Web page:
[H]ard|OCP has posted a fabulous article about how Nvidia is forcing e-tailers like Newegg and TigerDirect to make it harder for you to compare Nvidia video card prices. Here you can read a document from Nvidia on their UMAP (Unilateral Minimum Advertised Price) policy and how Nvidia will destroy the testicles of those who attempt to thwart their evil designs (like Newegg). I strongly suggest you read the short 2 page article but I will try to break it down for you.
For the certain video card types (9800 GTX, 9600 GT, 8800 GT and others) that Nvidia has included in their periodically released UMAP schedule, retailers may only show (advertise) the UMAP price until the shopper has taken some action (clicked a button). So when you go to Newegg's site and search for the 8800 GT you will get a list of all the 8800 GTs that Newegg is selling. Before UMAP, you would see the final price you would pay for each 8800 GT on this search result page. After UMAP, any card that has a rebate or that is sold under the UMAP price will display like this on the search result page:
When you click those "See price in cart" buttons you will see a new pop up window for each button you click:
At the top of these pop ups Newegg has strategically used the word "suggest". "Suggest" is a major understatement here folks. Nvidia has UNILATERALLY DEMANDED compliance to UMAP. Notice that Newegg has tried to soften the blow to their customers by giving them a button for "Just Looking" and they added a paragraph letting them know that when a product does not have an advertised price, that it is actually a good thing.
Now for TigerDirect's concessions. On the front page of TD's video card page (or after you search for a video card) you will see a crossed out price with a blue icon next to it if the price is below the UMAP price. Clicking this blue icon will yield the following pop up:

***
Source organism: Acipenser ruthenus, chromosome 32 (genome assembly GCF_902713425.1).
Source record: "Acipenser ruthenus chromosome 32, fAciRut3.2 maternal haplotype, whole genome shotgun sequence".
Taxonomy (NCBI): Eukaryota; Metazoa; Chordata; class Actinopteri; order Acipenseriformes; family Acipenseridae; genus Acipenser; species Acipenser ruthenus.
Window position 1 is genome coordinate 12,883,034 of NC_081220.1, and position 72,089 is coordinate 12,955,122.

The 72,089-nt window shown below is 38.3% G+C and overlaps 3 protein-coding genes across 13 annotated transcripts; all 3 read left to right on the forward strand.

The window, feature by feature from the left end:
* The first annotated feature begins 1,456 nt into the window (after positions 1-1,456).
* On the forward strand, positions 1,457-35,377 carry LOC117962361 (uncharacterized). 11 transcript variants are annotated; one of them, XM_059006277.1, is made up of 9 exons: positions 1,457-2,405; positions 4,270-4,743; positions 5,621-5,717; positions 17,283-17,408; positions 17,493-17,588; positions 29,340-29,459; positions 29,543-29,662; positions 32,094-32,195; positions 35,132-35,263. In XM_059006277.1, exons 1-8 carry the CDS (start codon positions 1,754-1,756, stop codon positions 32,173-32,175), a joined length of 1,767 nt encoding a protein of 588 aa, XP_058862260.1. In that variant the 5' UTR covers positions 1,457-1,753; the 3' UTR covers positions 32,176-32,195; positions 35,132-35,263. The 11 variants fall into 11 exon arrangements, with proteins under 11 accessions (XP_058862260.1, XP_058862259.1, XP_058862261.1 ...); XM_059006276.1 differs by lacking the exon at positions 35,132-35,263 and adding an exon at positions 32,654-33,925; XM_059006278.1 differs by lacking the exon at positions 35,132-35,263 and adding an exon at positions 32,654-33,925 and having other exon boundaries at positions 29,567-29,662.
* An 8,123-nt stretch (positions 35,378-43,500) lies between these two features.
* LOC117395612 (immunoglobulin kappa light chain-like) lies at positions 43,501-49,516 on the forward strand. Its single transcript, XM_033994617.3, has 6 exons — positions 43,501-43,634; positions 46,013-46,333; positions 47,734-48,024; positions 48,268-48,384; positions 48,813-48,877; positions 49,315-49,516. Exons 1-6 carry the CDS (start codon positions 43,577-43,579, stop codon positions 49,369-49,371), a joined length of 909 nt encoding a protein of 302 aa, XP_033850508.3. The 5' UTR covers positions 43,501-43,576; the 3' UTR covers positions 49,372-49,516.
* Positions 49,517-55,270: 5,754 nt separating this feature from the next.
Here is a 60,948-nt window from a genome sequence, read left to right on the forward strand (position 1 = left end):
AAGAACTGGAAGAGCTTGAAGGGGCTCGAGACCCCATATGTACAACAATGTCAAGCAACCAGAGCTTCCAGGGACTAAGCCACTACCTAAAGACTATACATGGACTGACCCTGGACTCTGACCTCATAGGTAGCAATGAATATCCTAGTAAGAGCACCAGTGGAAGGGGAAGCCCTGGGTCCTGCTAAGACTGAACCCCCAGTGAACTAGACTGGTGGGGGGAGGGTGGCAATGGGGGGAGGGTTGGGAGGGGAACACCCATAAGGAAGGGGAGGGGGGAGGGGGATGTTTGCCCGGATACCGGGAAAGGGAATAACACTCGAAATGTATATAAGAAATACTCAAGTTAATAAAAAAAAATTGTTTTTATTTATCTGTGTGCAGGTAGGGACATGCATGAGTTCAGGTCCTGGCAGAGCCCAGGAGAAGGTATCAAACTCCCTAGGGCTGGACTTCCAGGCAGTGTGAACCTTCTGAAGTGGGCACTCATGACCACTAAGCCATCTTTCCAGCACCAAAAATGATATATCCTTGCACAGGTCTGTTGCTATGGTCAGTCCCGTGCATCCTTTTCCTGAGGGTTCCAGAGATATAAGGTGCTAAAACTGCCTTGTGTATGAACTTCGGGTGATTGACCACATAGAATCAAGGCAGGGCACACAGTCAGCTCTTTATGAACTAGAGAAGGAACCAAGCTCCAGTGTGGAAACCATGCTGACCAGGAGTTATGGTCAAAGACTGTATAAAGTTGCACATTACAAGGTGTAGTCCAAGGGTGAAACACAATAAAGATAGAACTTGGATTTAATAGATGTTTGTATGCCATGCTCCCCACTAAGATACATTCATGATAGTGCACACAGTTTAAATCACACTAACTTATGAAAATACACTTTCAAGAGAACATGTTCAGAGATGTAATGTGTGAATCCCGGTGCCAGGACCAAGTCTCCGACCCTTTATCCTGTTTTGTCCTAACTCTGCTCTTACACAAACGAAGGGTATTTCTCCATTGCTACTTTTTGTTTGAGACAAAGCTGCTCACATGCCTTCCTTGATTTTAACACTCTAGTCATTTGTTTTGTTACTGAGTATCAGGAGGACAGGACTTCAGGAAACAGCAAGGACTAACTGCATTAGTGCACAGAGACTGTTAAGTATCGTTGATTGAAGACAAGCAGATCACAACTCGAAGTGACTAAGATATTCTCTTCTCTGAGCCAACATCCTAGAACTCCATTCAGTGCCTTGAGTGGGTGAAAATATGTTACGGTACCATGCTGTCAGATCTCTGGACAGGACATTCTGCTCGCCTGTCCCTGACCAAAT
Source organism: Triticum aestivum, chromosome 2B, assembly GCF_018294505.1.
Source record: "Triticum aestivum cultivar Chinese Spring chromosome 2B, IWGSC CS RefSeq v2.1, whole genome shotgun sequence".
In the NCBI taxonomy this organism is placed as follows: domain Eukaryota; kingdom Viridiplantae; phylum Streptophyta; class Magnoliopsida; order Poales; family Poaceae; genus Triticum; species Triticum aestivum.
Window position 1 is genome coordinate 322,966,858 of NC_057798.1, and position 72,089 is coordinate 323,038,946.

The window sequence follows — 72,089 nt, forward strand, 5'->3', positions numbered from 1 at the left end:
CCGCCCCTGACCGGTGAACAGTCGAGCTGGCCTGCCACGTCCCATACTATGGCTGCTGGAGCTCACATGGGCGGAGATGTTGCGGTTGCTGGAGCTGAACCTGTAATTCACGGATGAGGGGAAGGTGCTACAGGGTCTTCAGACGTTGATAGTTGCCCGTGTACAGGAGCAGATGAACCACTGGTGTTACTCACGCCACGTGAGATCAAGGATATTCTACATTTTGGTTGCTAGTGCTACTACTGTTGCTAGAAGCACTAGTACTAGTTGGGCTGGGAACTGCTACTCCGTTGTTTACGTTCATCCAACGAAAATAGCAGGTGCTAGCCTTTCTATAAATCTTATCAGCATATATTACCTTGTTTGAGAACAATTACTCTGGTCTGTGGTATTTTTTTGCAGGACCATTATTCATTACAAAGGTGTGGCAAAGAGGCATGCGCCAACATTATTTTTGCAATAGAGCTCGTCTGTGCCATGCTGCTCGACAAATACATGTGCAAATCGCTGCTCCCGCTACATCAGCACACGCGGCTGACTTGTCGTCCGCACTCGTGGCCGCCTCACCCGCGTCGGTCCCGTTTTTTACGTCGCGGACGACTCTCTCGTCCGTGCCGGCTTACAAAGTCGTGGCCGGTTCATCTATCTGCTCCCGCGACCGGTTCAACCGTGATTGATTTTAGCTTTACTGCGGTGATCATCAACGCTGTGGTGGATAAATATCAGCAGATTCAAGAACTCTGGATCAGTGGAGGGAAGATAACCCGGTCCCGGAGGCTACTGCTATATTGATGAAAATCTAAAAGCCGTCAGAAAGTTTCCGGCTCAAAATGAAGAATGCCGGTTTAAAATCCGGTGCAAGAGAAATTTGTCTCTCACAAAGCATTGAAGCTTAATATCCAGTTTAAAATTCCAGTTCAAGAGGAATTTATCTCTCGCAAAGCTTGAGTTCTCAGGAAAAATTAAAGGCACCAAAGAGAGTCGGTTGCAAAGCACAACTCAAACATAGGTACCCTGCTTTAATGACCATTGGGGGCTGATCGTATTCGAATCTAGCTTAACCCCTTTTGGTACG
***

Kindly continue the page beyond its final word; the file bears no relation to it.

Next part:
Once again they use a pretty kind verb ("requested") to describe Nvidia's tyranny. Here is a screenshot of a card page with a "Lowest Price Tag" before and after the click:
So now we have seen what Nvidia is forcing these sites to do and we have seen what will happen if they refuse to comply. Now lets talk about why Nvidia is doing this. Are you ready? You may find this to be hilarious and maddening at the same time.
Nvidia is trying to combat the "confusion" that a person feels when they see very similar video cards at several different prices. Nvidia does not want confused people to not buy from Nvidia (or to buy from ATI) because they are confused by the difference prices of an overclocked 8800 GT and a stock clocked 8800 GT. So instead of trying to educate the consumer (by sending them to GPUReview.com) they are trying to trick their customers into thinking that all their cards are the same price and offer the same performance.
Mike and I both thinks that UMAP sucks noodles. We encourage you to tell us how this makes you feel in the comments. Please remember that this is entirely Nvidia's doing. Newegg and TigerDirect have no choice in the matter unless they want to lose huge amounts of money. By the way.. if you have any INQUIRIES about the UMAP policy you can contact Timo Allision at email@example.com.
I forgot to mention that this will not affect GPUReview's Newegg price links. We do not sell video cards so Nvidia does not have any power over us.